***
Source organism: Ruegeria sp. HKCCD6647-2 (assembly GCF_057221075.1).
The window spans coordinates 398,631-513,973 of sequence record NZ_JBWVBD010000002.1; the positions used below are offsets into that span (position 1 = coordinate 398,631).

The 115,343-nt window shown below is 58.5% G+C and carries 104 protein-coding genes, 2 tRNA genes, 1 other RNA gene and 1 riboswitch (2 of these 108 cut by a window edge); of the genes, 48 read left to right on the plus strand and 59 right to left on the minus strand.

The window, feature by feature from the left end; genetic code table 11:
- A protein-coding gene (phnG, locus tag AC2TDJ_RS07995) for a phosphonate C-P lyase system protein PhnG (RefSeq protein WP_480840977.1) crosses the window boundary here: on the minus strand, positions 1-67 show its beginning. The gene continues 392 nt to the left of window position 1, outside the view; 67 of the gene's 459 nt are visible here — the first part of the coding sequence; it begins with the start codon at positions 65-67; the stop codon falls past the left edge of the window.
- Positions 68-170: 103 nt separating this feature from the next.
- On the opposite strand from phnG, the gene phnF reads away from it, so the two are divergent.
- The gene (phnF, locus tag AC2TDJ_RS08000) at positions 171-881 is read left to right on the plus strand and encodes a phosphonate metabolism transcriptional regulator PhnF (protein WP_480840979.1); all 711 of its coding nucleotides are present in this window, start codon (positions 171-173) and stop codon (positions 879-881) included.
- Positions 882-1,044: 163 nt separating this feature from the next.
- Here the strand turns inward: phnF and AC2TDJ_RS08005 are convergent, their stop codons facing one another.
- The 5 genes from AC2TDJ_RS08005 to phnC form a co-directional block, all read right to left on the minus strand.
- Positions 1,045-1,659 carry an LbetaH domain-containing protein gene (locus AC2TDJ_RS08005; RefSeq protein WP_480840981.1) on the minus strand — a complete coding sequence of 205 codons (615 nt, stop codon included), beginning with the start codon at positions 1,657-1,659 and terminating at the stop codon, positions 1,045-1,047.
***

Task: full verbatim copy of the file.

Source organism: Ruegeria sp. HKCCD6647-2 (assembly GCF_057221075.1).
The window spans coordinates 398,631-513,973 of sequence record NZ_JBWVBD010000002.1; the positions used below are offsets into that span (position 1 = coordinate 398,631).

The 115,343-nt window shown below is 58.5% G+C and carries 104 protein-coding genes, 2 tRNA genes, 1 other RNA gene and 1 riboswitch (2 of these 108 cut by a window edge); of the genes, 48 read left to right on the plus strand and 59 right to left on the minus strand.

The window, feature by feature from the left end; genetic code table 11:
- A protein-coding gene (phnG, locus tag AC2TDJ_RS07995) for a phosphonate C-P lyase system protein PhnG (RefSeq protein WP_480840977.1) crosses the window boundary here: on the minus strand, positions 1-67 show its beginning. The gene continues 392 nt to the left of window position 1, outside the view; 67 of the gene's 459 nt are visible here — the first part of the coding sequence; it begins with the start codon at positions 65-67; the stop codon falls past the left edge of the window.
- Positions 68-170: 103 nt separating this feature from the next.
- On the opposite strand from phnG, the gene phnF reads away from it, so the two are divergent.
- The gene (phnF, locus tag AC2TDJ_RS08000) at positions 171-881 is read left to right on the plus strand and encodes a phosphonate metabolism transcriptional regulator PhnF (protein WP_480840979.1); all 711 of its coding nucleotides are present in this window, start codon (positions 171-173) and stop codon (positions 879-881) included.
- Positions 882-1,044: 163 nt separating this feature from the next.
- Here the strand turns inward: phnF and AC2TDJ_RS08005 are convergent, their stop codons facing one another.
- The 5 genes from AC2TDJ_RS08005 to phnC form a co-directional block, all read right to left on the minus strand.
- Positions 1,045-1,659 carry an LbetaH domain-containing protein gene (locus AC2TDJ_RS08005; RefSeq protein WP_480840981.1) on the minus strand — a complete coding sequence of 205 codons (615 nt, stop codon included), beginning with the start codon at positions 1,657-1,659 and terminating at the stop codon, positions 1,045-1,047.